Wednesday, August 22, 2018

Welcome

This blog is a part of the new Hobo - Coventry Music Archives focusing on the Coventry Folk Scene of the 1970's and beyond.

NOTE - This Post Stays on Top as an Introduction. Scroll down for the latest posts.

Hobo Coventry Music archives started out on Vox blogs in 2007, The site now closed is hosted on Typepad but provides an opportunity to reorganise the material on that site. Hobo was a Coventry Music and Arts Magazine c 1973 -75 run by Trev Teasdel and co-founded with John Bargent (Bo) and the Hobo Workshop at The Holyhead Youth Centre and later the Golden Cross was an important early music centre in the history of Two Tone and the Coventry music scene.

This is the Hub to all the Coventry music sites below http://covmusicscenehobo.blogspot.co.uk/
There is now -
An A to Z of Coventry Bands (on Google sites)
The rest of the material is on this suite of Blogspots -

Hobo Coventry Music Archives ( The main blog) (Hobo magazine archives, features, other alternative Coventry mags and more.

Coventry Arts Umbrella Club  The Umbrella was established 1955 and opened by the Goons. It produced an important Literary Journal which featured an essay by Phillip Larkin. Held lectures by writers like EM Foster. Held the first Coventry Folk club. Was home to Coventry musicians, including some who were later in Two Tone bands.

Coventry Gigs 1960 - present houses Peter Clemon's Rock of Ages columns for the Coventry Telegraph which charts gigs in Coventry (local bands and famous bands) from 1960 onwards. In addition I'm adding Disco DJ Venue Gig, Coventry Hits, Pete Waterman archives to this section and my 1971 diary of Coventry gigs as a resource.

Coventry Discos / Venues / Studios - Work in progress - includes music shops and more.

http://covmusicwhoswho.blogspot.com/ - A comprehensive Who's Who of Coventry Musicians - still a work in progress. More to be added when the A to Z of  Coventry bands and artists has been completed.Mean while if you should be on the list of the info is wrong or incomplete and if your friends are not on here and should be - let use know at hobozine@googlemail.com.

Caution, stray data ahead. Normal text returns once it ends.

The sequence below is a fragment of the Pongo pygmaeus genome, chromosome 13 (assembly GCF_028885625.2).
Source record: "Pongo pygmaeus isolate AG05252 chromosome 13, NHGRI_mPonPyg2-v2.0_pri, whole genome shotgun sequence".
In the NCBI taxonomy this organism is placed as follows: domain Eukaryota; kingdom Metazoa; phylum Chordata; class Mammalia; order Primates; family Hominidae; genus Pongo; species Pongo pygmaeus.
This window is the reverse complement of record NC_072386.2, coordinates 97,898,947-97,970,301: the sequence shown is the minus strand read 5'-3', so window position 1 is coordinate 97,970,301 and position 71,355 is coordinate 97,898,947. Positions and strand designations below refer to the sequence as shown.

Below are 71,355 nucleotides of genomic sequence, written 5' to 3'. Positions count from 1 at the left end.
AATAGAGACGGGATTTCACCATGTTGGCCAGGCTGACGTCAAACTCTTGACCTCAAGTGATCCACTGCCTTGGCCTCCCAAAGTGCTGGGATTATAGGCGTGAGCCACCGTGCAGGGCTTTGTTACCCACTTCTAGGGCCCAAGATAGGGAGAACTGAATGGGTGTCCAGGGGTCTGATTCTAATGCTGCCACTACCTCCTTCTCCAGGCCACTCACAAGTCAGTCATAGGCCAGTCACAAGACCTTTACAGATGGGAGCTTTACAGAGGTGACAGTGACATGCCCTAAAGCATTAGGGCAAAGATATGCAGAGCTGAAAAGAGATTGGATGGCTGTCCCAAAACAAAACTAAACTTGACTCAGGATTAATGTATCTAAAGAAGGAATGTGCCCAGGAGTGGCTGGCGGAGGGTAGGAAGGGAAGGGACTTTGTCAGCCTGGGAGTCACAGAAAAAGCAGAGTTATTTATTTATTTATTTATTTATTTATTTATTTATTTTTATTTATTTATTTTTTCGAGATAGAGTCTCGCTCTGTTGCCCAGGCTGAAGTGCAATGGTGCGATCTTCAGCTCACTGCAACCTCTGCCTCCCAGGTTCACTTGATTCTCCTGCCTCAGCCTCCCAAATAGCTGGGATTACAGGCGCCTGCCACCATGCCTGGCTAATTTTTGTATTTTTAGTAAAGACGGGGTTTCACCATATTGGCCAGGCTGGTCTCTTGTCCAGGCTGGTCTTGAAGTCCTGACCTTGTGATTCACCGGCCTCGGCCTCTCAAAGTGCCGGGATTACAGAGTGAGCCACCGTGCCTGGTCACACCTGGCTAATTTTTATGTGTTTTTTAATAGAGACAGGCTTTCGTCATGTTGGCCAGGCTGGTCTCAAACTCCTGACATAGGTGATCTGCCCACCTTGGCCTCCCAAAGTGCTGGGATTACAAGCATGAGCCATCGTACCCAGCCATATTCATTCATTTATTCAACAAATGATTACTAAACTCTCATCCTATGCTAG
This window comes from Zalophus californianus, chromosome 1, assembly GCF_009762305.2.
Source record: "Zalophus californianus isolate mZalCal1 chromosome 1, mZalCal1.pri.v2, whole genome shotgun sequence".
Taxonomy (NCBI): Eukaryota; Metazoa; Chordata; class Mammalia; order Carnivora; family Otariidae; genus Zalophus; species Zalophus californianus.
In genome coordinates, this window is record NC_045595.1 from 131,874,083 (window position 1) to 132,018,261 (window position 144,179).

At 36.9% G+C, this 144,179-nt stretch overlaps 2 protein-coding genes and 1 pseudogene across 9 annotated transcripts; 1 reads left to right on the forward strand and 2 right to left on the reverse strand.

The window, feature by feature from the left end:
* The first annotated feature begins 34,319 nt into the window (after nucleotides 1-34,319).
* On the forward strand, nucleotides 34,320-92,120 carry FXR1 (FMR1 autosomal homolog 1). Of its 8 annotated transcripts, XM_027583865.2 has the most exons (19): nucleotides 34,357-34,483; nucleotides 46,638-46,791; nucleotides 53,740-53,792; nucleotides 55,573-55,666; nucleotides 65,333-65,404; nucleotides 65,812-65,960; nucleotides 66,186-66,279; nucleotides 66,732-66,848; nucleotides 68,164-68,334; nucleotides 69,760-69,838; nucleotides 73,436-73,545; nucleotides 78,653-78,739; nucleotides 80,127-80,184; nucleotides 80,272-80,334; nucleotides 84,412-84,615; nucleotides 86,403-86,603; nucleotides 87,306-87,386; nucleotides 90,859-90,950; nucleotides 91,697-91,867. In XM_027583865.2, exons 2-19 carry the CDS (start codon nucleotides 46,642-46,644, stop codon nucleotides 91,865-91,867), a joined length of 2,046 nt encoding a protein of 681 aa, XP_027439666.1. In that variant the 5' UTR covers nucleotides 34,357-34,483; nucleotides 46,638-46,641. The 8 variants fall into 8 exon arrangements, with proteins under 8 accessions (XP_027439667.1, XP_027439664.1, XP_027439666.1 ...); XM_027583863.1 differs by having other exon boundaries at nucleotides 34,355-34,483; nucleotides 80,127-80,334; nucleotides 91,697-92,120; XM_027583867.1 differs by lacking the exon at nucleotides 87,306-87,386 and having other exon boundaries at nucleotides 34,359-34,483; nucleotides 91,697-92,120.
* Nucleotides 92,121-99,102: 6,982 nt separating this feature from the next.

Coventry Folk Club Scene
This blog with house copies of Pete Willow's Folks Magazine from c 1978 and articles from it. My archive of material from the Coventry Folk Scene in the 1970s and other relevant articles, You Tube and links.

This site is only just in development so be patient!
Trev Teasdel

contact hobozine@googlemail.com

Visit TWO TONE CENTRAL MUSEUM http://www.2tonecentral.co.uk/

Whippersnapper

Whippersnapper


"Whippersnapper was an English folk band formed in 1984, consisting of Dave Swarbrick (fiddle, mandolin, vocals), Chris Leslie (fiddle, mandolin, vocals), Kevin Dempsey (guitar, vocals) and Martin Jenkins (mando-cello, flute, vocals).

Swarbrick left the group in 1989, and the band continued as a trio until 1993, with the only album recorded that line-up being Stories. During that time, Dempsey and Leslie released an album called Always With You as a duo. The band split when Jenkins left the group in 1993.